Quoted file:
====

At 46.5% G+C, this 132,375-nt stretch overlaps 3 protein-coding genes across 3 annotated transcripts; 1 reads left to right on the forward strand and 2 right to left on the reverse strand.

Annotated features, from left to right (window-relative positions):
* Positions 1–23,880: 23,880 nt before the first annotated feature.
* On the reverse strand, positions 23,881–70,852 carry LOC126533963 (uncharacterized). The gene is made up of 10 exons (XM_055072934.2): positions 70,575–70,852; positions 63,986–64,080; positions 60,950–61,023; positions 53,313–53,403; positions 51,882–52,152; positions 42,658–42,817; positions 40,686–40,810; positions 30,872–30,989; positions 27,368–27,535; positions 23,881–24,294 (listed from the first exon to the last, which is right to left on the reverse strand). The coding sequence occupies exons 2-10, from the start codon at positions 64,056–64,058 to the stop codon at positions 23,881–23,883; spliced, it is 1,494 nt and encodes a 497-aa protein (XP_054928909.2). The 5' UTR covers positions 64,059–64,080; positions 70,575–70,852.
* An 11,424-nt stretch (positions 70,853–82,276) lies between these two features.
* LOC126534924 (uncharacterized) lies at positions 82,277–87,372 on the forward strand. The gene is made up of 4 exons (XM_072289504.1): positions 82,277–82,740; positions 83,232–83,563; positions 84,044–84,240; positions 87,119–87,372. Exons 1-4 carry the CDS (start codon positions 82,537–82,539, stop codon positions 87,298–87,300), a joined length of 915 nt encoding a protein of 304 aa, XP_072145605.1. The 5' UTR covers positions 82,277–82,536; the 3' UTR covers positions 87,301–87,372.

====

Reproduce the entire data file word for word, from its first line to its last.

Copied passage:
At 46.5% G+C, this 132,375-nt stretch overlaps 3 protein-coding genes across 3 annotated transcripts; 1 reads left to right on the forward strand and 2 right to left on the reverse strand.

Annotated features, from left to right (window-relative positions):
* Positions 1–23,880: 23,880 nt before the first annotated feature.
* On the reverse strand, positions 23,881–70,852 carry LOC126533963 (uncharacterized). The gene is made up of 10 exons (XM_055072934.2): positions 70,575–70,852; positions 63,986–64,080; positions 60,950–61,023; positions 53,313–53,403; positions 51,882–52,152; positions 42,658–42,817; positions 40,686–40,810; positions 30,872–30,989; positions 27,368–27,535; positions 23,881–24,294 (listed from the first exon to the last, which is right to left on the reverse strand). The coding sequence occupies exons 2-10, from the start codon at positions 64,056–64,058 to the stop codon at positions 23,881–23,883; spliced, it is 1,494 nt and encodes a 497-aa protein (XP_054928909.2). The 5' UTR covers positions 64,059–64,080; positions 70,575–70,852.
* An 11,424-nt stretch (positions 70,853–82,276) lies between these two features.
* LOC126534924 (uncharacterized) lies at positions 82,277–87,372 on the forward strand. The gene is made up of 4 exons (XM_072289504.1): positions 82,277–82,740; positions 83,232–83,563; positions 84,044–84,240; positions 87,119–87,372. Exons 1-4 carry the CDS (start codon positions 82,537–82,539, stop codon positions 87,298–87,300), a joined length of 915 nt encoding a protein of 304 aa, XP_072145605.1. The 5' UTR covers positions 82,277–82,536; the 3' UTR covers positions 87,301–87,372.